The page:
Anthony Kennedy: The U.S. ‘Is Not a Functioning Democracy’

The Supreme Court justice says that nine unelected judges shouldn’t have to resolve the nation’s most serious issues. But a lot of those decisions fall to him.

Anthony Kennedy, associate Justice of the United States Supreme Court, speaks to members of the ABA at the Moscone Center August 13, 2007 in San Francisco, California.
National Journal
Brian Resnick
Oct. 4, 2013, 8:19 a.m.

As the usu­al swing vote on the Su­preme Court, Justice An­thony Kennedy has a strong hand in shap­ing the laws and policies of the United States. But maybe he sees his in­flu­ence on U.S. law a bit un­due. While teach­ing this week at the Uni­versity of Pennsylvania, here’s what he had to say, via the AP

Any so­ci­ety that re­lies on nine un­elec­ted judges to re­solve the most ser­i­ous is­sues of the day is not a func­tion­ing demo­cracy.

I just don’t think that a demo­cracy is re­spons­ible if it doesn’t have a polit­ic­al, ra­tion­al, re­spect­ful, de­cent dis­course so it can solve these prob­lems be­fore they come to the Court.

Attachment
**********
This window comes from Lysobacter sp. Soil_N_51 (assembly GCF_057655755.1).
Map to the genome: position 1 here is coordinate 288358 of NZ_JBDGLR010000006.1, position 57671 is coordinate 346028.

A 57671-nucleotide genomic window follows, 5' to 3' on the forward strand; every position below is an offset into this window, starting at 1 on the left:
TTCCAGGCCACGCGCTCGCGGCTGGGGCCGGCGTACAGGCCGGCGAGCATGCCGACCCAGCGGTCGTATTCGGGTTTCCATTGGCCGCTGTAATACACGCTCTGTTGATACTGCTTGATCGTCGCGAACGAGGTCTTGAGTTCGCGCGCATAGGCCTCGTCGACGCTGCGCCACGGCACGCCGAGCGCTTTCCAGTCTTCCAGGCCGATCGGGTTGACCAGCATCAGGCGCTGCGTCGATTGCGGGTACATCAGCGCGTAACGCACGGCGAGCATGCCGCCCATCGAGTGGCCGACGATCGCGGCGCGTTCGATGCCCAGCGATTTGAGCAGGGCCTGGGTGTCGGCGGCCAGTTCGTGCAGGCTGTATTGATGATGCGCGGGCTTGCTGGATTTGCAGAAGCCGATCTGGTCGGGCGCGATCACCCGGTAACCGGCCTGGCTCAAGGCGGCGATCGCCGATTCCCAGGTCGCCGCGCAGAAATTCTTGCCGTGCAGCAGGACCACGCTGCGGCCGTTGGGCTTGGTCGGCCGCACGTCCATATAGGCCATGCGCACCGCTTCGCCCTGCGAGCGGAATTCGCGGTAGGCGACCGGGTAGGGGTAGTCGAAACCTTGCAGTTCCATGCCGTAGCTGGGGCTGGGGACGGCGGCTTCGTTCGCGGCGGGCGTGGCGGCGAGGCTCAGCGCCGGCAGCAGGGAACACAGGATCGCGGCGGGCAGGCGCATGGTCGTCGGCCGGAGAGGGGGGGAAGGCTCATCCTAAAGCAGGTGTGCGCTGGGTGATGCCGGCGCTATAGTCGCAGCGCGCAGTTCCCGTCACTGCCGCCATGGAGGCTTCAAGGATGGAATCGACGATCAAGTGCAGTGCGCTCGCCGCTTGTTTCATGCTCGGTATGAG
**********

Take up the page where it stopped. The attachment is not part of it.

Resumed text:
Most re­cently, he wrote the ma­jor­ity opin­ion for U.S. v. Wind­sor, the case that struck down the De­fense of Mar­riage Act. Also re­cently, he sided with the ma­jor­ity, this time with the con­ser­vat­ives, in the di­vis­ive Shelby County v. Hold­er case, which in­val­id­ated a por­tion of the Vot­ing Rights Act. Kennedy was the swing vote both times.

It’s not too much of a stretch to say that Kennedy’s was the only de­cision that mattered in these cases. In the 2010-2011 Su­preme Court term, Kennedy voted with the ma­jor­ity 94 per­cent of the time.

In a lot of the cases, nine un­elec­ted judges is really only one. And it’s An­thony Kennedy.